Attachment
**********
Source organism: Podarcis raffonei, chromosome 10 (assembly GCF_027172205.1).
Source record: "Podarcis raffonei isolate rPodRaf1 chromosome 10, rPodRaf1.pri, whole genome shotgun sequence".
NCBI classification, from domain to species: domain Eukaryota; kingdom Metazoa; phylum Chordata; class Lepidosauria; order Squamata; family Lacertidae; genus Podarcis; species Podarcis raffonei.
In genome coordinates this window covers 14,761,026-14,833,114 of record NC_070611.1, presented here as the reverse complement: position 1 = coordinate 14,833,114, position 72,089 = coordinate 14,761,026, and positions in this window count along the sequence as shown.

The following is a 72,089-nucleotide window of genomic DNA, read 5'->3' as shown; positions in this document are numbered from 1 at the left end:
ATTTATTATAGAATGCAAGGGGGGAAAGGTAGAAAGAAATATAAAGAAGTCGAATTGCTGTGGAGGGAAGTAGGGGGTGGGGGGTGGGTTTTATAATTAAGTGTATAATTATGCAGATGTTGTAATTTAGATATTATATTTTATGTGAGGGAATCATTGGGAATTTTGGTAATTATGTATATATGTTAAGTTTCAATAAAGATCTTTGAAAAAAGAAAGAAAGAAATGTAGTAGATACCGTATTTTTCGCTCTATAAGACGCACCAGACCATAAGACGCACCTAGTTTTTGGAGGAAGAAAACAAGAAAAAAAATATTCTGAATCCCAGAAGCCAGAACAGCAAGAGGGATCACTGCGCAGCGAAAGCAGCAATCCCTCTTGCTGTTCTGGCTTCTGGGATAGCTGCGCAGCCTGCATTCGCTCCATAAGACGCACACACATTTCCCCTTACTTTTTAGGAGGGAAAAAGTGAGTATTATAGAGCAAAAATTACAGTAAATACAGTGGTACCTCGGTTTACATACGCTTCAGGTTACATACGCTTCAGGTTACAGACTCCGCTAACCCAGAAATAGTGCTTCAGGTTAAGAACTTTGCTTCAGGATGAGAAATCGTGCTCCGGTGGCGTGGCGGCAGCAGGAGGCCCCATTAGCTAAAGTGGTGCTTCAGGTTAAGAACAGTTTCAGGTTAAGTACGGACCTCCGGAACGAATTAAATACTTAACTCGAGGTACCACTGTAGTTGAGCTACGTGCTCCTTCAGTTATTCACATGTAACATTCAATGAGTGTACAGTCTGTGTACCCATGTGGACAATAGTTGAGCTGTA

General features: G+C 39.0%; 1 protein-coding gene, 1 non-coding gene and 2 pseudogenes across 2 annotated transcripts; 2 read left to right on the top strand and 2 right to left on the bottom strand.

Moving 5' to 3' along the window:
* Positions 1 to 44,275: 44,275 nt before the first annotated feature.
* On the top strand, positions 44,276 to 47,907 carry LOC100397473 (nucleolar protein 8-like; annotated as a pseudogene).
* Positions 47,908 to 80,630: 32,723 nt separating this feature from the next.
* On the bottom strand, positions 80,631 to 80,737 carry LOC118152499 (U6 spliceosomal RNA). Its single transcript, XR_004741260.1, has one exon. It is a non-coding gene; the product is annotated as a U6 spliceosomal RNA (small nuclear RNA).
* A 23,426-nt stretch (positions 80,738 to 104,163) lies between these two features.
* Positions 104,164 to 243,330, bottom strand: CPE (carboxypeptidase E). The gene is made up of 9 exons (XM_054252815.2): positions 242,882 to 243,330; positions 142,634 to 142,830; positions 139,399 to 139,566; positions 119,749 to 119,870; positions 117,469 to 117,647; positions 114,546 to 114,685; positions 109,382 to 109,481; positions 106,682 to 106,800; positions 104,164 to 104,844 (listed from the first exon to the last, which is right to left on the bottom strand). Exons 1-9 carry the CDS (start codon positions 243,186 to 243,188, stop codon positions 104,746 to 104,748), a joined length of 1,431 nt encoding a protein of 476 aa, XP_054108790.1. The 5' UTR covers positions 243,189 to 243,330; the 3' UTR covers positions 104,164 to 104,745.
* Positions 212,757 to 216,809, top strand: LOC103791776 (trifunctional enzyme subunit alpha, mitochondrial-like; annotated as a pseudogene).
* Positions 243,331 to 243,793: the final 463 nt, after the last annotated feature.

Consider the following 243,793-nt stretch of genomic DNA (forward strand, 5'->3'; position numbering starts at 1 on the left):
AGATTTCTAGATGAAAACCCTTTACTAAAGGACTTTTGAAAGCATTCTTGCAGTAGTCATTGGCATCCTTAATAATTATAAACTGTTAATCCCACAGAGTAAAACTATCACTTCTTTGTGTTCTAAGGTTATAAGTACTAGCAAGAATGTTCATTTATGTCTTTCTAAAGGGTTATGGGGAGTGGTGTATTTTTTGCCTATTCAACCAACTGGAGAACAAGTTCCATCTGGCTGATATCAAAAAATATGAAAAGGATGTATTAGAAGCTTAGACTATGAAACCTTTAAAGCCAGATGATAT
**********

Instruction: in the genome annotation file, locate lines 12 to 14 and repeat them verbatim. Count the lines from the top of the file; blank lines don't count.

* On the bottom strand, positions 80,631 to 80,737 carry LOC118152499 (U6 spliceosomal RNA). Its single transcript, XR_004741260.1, has one exon. It is a non-coding gene; the product is annotated as a U6 spliceosomal RNA (small nuclear RNA).
* A 23,426-nt stretch (positions 80,738 to 104,163) lies between these two features.
* Positions 104,164 to 243,330, bottom strand: CPE (carboxypeptidase E). The gene is made up of 9 exons (XM_054252815.2): positions 242,882 to 243,330; positions 142,634 to 142,830; positions 139,399 to 139,566; positions 119,749 to 119,870; positions 117,469 to 117,647; positions 114,546 to 114,685; positions 109,382 to 109,481; positions 106,682 to 106,800; positions 104,164 to 104,844 (listed from the first exon to the last, which is right to left on the bottom strand). Exons 1-9 carry the CDS (start codon positions 243,186 to 243,188, stop codon positions 104,746 to 104,748), a joined length of 1,431 nt encoding a protein of 476 aa, XP_054108790.1. The 5' UTR covers positions 243,189 to 243,330; the 3' UTR covers positions 104,164 to 104,745.